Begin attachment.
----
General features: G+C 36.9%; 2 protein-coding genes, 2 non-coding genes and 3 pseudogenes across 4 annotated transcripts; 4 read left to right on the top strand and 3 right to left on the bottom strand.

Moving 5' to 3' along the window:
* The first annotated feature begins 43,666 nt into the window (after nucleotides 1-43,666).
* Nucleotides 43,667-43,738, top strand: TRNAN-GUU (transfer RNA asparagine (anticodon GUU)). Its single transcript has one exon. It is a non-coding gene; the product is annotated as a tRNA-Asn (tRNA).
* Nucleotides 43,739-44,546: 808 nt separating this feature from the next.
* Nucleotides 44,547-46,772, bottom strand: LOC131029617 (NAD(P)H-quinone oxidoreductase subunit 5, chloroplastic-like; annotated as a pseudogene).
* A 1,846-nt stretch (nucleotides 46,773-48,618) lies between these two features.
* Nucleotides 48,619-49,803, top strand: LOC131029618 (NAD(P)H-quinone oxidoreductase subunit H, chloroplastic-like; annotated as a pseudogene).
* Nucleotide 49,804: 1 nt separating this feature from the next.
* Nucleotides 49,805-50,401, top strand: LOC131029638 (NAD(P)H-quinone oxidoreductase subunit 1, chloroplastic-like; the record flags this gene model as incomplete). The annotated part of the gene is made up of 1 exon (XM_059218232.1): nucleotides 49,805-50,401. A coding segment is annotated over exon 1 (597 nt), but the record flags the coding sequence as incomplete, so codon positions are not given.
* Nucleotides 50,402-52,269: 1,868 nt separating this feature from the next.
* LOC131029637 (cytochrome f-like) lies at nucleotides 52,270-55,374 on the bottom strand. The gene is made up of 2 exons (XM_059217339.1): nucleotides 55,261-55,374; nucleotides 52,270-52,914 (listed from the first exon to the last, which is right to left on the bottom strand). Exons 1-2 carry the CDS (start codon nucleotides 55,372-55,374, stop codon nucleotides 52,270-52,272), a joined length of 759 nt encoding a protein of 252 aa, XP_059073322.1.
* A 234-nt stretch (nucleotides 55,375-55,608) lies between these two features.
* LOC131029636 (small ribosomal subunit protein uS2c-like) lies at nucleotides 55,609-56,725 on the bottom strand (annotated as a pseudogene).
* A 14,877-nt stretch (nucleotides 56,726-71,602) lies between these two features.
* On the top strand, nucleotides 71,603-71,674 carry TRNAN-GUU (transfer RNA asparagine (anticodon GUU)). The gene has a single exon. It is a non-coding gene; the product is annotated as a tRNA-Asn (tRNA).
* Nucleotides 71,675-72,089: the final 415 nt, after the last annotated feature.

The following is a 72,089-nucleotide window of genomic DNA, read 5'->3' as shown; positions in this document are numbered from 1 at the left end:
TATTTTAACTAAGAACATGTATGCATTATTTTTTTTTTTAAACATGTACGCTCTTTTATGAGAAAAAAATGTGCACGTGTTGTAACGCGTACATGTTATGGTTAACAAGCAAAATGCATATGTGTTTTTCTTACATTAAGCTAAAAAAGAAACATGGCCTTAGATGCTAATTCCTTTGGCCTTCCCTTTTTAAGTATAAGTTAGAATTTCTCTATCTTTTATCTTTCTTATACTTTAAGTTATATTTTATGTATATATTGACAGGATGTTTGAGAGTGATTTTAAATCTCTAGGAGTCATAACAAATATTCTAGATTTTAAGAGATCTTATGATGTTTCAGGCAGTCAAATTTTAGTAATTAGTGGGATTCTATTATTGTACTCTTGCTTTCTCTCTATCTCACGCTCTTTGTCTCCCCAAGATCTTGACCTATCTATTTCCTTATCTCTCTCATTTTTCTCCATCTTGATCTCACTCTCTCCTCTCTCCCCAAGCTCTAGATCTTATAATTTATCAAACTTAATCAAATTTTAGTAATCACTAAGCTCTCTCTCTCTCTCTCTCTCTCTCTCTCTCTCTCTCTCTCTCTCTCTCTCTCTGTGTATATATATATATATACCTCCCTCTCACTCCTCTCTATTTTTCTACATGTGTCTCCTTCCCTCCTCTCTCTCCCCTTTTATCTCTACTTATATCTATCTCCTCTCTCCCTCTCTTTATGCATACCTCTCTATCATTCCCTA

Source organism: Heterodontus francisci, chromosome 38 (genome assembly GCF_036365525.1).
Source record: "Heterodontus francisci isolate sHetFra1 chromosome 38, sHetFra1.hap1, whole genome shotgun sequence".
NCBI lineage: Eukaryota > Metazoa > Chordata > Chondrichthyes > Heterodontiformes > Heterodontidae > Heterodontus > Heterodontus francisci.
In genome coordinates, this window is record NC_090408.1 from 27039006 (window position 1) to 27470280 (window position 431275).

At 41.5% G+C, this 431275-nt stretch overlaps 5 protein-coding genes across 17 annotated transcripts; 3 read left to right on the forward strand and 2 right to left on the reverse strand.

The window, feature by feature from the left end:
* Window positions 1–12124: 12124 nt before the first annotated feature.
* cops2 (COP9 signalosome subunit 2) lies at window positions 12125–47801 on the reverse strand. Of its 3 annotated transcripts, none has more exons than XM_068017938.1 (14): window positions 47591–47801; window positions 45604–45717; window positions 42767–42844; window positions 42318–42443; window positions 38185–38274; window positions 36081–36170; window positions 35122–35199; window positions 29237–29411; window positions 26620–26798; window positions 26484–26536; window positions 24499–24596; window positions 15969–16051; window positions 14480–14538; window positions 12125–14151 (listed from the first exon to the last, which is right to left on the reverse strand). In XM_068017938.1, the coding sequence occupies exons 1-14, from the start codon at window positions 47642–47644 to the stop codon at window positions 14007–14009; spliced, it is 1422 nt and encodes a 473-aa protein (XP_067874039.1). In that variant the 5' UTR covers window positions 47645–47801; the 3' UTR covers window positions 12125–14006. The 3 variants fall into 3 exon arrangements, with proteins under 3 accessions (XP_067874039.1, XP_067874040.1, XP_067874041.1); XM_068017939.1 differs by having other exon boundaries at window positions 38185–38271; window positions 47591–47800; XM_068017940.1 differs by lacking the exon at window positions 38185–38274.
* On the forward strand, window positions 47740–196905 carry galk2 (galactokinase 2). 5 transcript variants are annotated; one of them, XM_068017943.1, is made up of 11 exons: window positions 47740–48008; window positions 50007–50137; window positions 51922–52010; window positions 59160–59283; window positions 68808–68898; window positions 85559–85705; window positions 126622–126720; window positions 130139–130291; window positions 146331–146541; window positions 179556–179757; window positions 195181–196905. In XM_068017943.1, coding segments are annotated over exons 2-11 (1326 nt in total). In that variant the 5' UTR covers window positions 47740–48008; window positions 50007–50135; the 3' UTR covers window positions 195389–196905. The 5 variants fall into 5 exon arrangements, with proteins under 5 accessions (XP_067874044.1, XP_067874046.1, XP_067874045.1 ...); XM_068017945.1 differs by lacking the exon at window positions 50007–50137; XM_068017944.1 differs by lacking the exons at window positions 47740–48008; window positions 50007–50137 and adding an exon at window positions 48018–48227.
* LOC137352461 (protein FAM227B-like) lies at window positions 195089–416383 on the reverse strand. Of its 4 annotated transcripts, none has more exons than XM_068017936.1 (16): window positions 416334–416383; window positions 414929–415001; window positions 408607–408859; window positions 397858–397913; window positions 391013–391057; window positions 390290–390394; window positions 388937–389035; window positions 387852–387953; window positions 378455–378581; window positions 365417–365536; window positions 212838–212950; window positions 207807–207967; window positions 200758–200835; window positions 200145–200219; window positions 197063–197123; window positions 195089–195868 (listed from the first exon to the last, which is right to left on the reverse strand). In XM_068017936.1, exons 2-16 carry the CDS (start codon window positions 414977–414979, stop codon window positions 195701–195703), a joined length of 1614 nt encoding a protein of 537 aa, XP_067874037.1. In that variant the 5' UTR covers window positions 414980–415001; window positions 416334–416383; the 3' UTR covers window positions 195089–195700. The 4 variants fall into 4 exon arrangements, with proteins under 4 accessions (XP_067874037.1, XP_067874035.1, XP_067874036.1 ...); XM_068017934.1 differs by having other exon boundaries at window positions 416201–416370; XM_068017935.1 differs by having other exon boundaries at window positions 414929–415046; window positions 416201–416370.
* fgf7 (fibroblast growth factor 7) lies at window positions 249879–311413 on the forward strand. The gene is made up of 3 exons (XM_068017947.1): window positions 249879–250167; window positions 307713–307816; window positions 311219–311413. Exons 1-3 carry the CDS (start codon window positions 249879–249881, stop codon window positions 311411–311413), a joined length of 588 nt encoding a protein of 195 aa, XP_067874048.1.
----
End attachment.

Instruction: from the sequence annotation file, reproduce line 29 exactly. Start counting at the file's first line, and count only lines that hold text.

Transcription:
* LOC137352461 (protein FAM227B-like) lies at window positions 195089–416383 on the reverse strand. Of its 4 annotated transcripts, none has more exons than XM_068017936.1 (16): window positions 416334–416383; window positions 414929–415001; window positions 408607–408859; window positions 397858–397913; window positions 391013–391057; window positions 390290–390394; window positions 388937–389035; window positions 387852–387953; window positions 378455–378581; window positions 365417–365536; window positions 212838–212950; window positions 207807–207967; window positions 200758–200835; window positions 200145–200219; window positions 197063–197123; window positions 195089–195868 (listed from the first exon to the last, which is right to left on the reverse strand). In XM_068017936.1, exons 2-16 carry the CDS (start codon window positions 414977–414979, stop codon window positions 195701–195703), a joined length of 1614 nt encoding a protein of 537 aa, XP_067874037.1. In that variant the 5' UTR covers window positions 414980–415001; window positions 416334–416383; the 3' UTR covers window positions 195089–195700. The 4 variants fall into 4 exon arrangements, with proteins under 4 accessions (XP_067874037.1, XP_067874035.1, XP_067874036.1 ...); XM_068017934.1 differs by having other exon boundaries at window positions 416201–416370; XM_068017935.1 differs by having other exon boundaries at window positions 414929–415046; window positions 416201–416370.